Examples from Church History, confirming the words of Moses, -- Nestorius, Photinus, Apollinaris.
[29.] Here, perhaps, some one will require us to illustrate the words of holy Moses by examples from Church History. The demand is a fair one, nor shall it wait long for satisfaction.
For to take first a very recent and very plain case: what sort of trial, think we, was that which the Church had experience of the other day, when that unhappy Nestorius, all at once metamorphosed from a sheep into a wolf, began to make havoc of the flock of Christ, while as yet a large proportion of those whom he was devouring believed him to be a sheep, and consequently were the more exposed to his attacks? For who would readily suppose him to be in error, who was known to have been elected by the high choice of the Emperor, and to be held in the greatest esteem by the priesthood? who would readily suppose him to be in error, who, greatly beloved by the holy brethren, and in high favor with the populace, expounded the Scriptures in public daily, and confuted the pestilent errors both of Jews and Heathens? Who could choose but believe that his teaching was Orthodox, his preaching Orthodox, his belief Orthodox, who, that he might open the way to one heresy of his own, was zealously inveighing against the blasphemies of all heresies? But this was the very thing which Moses says: |The Lord your God doth try you that He may know whether you love Him or not.|
[30.] Leaving Nestorius, in whom there was always more that men admired than they were profited by, more of show than of reality, whom natural ability, rather than divine grace, magnified, for a time in the opinion of the common people, let us pass on to speak of those who, being persons of great attainments and of much industry, proved no small trial to Catholics. Such, for instance, was Photinus, in Pannonia, who, in the memory of our fathers, is said to have been a trial to the Church of Sirmium, where, when he had been raised to the priesthood with universal approbation, and had discharged the office for some time as a Catholic, all of a sudden, like that evil prophet or dreamer of dreams whom Moses refers to, he began to persuade the people whom God had intrusted, to his charge, to follow |strange gods,| that is, strange errors, which before they knew not. But there was nothing unusual in this: the mischief of the matter was, that for the perpetration of so great wickedness he availed himself of no ordinary helps. For he was of great natural ability and of powerful eloquence, and had a wealth of learning, disputing and writing copiously and forcibly in both languages, as his books which remain, composed partly in Greek, partly in Latin, testify. But happily the sheep of Christ committed to him, vigilant and wary for the Catholic faith, quickly turned their eyes to the premonitory words of Moses, and, though admiring the eloquence of their prophet and pastor, were not blind to the trial. For from thenceforward they began to flee from him as a wolf, whom formerly they had followed as the ram of the flock.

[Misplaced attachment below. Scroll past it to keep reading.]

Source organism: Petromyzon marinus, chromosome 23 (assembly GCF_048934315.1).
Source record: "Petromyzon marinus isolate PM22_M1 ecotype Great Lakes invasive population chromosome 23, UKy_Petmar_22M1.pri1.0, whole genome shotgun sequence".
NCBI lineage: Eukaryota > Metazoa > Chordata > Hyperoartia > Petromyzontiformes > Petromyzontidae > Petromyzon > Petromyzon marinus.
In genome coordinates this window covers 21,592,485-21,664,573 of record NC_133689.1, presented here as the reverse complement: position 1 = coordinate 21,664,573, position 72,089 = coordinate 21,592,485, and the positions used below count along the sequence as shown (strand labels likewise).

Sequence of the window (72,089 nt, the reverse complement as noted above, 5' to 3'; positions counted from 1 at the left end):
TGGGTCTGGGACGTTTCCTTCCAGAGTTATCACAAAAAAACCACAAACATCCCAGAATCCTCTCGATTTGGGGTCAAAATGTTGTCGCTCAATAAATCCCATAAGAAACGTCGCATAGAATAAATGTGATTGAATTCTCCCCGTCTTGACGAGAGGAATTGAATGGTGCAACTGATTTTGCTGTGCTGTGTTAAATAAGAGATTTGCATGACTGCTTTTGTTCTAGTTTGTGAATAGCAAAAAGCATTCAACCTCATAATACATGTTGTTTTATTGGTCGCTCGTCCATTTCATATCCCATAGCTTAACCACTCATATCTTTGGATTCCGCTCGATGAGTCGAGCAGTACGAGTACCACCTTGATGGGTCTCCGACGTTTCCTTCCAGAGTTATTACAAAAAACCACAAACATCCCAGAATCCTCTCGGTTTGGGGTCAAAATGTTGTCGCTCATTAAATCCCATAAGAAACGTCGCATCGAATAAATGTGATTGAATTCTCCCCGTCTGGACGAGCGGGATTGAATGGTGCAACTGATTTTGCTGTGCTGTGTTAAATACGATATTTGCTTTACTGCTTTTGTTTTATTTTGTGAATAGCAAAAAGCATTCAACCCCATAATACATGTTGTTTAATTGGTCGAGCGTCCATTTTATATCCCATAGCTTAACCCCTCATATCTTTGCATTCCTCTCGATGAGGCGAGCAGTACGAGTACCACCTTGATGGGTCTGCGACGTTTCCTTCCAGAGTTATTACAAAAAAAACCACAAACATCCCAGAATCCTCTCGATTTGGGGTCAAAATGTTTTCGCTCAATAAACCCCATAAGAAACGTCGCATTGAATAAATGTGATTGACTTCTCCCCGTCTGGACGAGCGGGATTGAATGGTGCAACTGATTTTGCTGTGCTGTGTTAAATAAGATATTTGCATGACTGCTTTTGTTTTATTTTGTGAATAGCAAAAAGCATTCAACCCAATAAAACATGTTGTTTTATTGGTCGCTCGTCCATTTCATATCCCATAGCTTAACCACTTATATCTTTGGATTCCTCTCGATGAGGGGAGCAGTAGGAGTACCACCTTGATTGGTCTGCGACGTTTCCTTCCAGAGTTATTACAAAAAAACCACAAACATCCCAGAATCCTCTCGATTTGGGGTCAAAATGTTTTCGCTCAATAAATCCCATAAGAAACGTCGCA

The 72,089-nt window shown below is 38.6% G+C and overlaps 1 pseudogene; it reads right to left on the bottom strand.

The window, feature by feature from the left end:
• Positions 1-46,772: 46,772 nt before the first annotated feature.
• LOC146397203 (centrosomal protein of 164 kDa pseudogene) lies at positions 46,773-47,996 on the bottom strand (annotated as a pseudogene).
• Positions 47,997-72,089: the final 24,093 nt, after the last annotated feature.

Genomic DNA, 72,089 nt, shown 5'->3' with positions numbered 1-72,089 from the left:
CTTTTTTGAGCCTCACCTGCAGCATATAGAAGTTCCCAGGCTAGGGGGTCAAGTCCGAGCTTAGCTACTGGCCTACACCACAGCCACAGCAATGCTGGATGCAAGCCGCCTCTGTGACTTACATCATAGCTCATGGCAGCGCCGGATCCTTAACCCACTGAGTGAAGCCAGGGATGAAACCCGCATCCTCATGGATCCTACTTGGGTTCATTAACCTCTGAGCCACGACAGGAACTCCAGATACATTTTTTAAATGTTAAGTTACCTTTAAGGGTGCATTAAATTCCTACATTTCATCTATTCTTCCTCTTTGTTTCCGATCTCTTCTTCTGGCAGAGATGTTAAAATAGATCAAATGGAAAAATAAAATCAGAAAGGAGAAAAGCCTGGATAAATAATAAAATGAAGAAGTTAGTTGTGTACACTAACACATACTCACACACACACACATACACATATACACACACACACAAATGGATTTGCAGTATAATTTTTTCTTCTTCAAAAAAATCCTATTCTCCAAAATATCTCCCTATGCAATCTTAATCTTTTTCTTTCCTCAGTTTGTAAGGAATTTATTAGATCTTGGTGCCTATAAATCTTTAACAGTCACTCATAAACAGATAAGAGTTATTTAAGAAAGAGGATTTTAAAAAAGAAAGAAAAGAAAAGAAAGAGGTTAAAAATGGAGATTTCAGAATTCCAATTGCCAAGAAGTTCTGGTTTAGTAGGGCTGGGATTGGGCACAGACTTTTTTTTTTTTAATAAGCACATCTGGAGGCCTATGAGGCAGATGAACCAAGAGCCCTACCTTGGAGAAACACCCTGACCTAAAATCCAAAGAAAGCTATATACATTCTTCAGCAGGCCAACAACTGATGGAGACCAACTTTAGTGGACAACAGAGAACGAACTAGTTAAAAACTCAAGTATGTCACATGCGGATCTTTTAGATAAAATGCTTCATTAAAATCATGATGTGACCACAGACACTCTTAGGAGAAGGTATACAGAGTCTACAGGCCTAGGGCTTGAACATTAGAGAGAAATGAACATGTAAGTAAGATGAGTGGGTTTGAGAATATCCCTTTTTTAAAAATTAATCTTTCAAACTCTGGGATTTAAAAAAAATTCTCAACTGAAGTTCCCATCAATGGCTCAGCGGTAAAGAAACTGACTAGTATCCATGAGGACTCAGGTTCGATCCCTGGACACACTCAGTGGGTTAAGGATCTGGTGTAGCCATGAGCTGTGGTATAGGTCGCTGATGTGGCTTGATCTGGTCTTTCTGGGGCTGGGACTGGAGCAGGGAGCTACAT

[31.] Nor is it only in the instance of Photinus that we learn the danger of this trial to the Church, and are admonished withal of the need of double diligence in guarding the faith. Apollinaris holds out a like warning. For he gave rise to great burning questions and sore perplexities among his disciples, the Church's authority drawing them one way, their Master's influence the opposite; so that, wavering and tossed hither and thither between the two, they were at a loss what course to take.
But perhaps he was a person of no weight of character. On the contrary, he was so eminent and so highly esteemed that his word would only too readily be taken on whatsoever subject. For what could exceed his acuteness, his adroitness, his learning? How many heresies did he, in many volumes, annihilate! How many errors, hostile to the faith, did he confute! A proof of which is that most noble and vast work, of not less than thirty books, in which, with a great mass of arguments, he repelled the insane calumnies of Porphyry. It would take a long time to enumerate all his works, which assuredly would have placed him on a level with the very chief of the Church's builders, if that profane lust of heretical curiosity had not led him to devise I know not what novelty which as though through the contagion of a sort of leprosy both defiled all his labours, and caused his teachings to be pronounced the Church's trial instead of the Church's edification.